What it Meant to be a Native American Essay Example
“Take only what you need and leave the land as you found it.” (Native American Proverb, Arapaho.) In a world amidst immigration and racial controversy Americans tend to forget we were the first immigrants to this piece of land. What was it like to be a Native American in the times of settling in America? What is it like to be an American in more modern times?
One can only imagine how fearful and curious Native Americans were the first time they laid eyes on a white man. Powhatan was an Indian tribal chief during this time. John Smith, a key figure in settling into America, was captured and given a speech by Powhatan. “Why should you take by force that from us which you can have by love? Why should you destroy us, who have provided you with food? What can you get by war?” Powhatan expresses some main concerns during his speech that Arapaho shared in his speech showing a common Indian mindset.
Native Americans could not understand why white settlers would come by force and take everything by force. Powhatan longed for a peaceful solution, having all right to be violent as white settlers were the invaders. A lot of times Indian tribes are portrayed as violent, unethical, inhumane beings. The ratio of violent to nonviolent Indians will never be accurately portrayed, however there are instances of Indians trying to be peaceful with the new white guests.
Defending Walt Whitman has a similar take on Indian life soon after war. Alexie shows the similarity of a simple game such as basketball can show the change from how Native Americans used to live. Whitman is placed in a game that has not yet been invented and is able to show the difference in races. Whitman was color blind to the opportunities not given to minorities and the writing exemplifies the differences of the minorities. “God, there is beauty in everybody. Walt Whitman stands at center court while the Indian boys run from basket to basket. Walt Whitman cannot tell the difference between offense and defense. He doesn't care if he touches the ball.” (Alexie 54-57). Whitman is satisfied and is at peace seeing how far the Indian boys have come from what he has known.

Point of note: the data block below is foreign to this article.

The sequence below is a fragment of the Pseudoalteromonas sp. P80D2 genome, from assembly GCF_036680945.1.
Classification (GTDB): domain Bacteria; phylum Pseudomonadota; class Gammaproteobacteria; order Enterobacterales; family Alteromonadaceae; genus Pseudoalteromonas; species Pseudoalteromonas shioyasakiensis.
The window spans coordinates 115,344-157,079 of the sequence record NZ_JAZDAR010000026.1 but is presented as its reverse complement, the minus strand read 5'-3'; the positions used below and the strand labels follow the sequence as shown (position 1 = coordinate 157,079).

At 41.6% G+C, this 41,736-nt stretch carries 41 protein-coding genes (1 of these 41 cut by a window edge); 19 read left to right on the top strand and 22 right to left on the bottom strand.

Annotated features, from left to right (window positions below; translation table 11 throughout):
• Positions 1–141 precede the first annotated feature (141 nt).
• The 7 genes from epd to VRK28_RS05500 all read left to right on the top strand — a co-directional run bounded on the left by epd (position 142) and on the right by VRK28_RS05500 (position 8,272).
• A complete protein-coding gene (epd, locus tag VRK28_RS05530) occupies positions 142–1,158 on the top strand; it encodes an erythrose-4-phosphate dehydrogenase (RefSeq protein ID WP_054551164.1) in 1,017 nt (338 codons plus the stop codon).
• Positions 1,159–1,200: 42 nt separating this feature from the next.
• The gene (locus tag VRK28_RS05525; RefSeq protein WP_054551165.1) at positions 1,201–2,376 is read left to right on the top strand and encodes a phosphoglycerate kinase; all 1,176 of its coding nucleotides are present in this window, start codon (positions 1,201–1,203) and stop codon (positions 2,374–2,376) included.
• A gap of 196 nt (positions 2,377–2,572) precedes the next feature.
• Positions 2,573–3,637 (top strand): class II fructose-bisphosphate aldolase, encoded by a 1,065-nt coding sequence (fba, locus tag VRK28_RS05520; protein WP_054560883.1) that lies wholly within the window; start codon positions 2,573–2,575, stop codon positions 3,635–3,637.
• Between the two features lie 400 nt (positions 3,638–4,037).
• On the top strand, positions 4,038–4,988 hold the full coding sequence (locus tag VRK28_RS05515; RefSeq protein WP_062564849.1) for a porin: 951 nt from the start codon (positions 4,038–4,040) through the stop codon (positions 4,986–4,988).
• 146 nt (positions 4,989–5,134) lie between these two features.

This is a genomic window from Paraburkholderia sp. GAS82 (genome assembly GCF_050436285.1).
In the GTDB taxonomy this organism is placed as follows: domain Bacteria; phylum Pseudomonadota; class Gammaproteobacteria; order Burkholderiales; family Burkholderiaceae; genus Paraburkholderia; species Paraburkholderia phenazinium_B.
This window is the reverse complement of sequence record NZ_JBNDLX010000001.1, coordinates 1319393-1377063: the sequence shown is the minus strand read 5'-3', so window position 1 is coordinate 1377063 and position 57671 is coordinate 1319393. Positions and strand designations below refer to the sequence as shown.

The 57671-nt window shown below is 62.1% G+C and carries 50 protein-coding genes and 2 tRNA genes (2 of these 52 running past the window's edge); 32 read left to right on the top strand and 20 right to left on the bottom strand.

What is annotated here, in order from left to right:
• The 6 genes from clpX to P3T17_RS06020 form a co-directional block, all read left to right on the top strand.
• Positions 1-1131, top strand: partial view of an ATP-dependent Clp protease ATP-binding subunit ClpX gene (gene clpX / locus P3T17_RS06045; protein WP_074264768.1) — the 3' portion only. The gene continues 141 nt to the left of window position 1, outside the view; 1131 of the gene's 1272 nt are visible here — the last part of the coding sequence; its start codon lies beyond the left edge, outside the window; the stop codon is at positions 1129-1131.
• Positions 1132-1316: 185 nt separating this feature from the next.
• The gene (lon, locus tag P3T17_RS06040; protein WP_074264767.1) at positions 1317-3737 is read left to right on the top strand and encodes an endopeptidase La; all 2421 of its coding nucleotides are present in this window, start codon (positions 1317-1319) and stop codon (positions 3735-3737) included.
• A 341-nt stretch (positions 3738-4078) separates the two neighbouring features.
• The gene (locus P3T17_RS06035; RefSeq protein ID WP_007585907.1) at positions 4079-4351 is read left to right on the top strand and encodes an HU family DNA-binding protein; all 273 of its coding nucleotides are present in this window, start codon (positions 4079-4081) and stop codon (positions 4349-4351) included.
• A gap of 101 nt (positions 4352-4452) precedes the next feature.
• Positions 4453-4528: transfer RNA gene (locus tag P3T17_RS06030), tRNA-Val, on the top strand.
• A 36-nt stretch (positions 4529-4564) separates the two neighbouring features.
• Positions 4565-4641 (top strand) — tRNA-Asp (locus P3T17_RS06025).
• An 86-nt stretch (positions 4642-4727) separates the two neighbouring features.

Langston Hughes has an interesting perspective on mistreatment of the Native Americans in the 1930’s. Hughes says that the American dream is not achievable for certain people groups including Native Americans.” I am the red man driven from the land, I am the immigrant clutching the hope I seek and finding only the same old stupid plan of dog eat dog, of mighty crush the weak.” (Hughes 21-24). The white settlers as well as Americans of the day were mightier than the less advanced Native Americans and had their way with or without the Indians approval. In the current year 2020 “While there are approximately 565 federally recognized tribes in the U.S., there are only about 326 reservations.”
As of the 2010 Census, “22% of our country’s 5.2 million Native Americans live on tribal lands. Living conditions on the reservations have been cited as “comparable to Third World.” Imagine having one of the largest countries to yourself as a people just to have it stripped from you and you live like the poorest on earth. Hughes’s philosophy from 1930 may still apply today and does not seem to be wrong.
King Powhatan showed through his speech how the outlook towards white men was and through various literature we see the progression of Indian culture. A king willing to negotiate a trade deal to some” red skin” ordered to a reservation is a drastic change. Mr. Waltman would not be proud today if he saw how the Indian culture was in America. The change in Defending Walt Whitman was a great start but the changes stopped there. The Native American experience shows a once prideful nation to a people group ordered to a section of land that used to be theirs.
Gilio-Whitaker, Dina. “Indian Reservation Formation, Socioeconomics, and Culture.” ThoughtCo, www.thoughtco.com/facts-about-native-american-reservations-4082436.
Hughes, Langston. Let America Be America Again and Other Poems. Vintage Books, 2004.
Powhatan, King. Powhatan’s Speech to Captain John Smith.
Native American Living Conditions on Reservations - Native American Aid, www.nativepartnership.org/site/PageServer?pagename=naa_livingconditions.
“Take Only What You Need and Leave the Land as You Found It. ~ Native American Proverb, Arapaho .” World of Proverbs, www.worldofproverbs.com/2012/04/take-only-what-you-need-and-leave-land.html.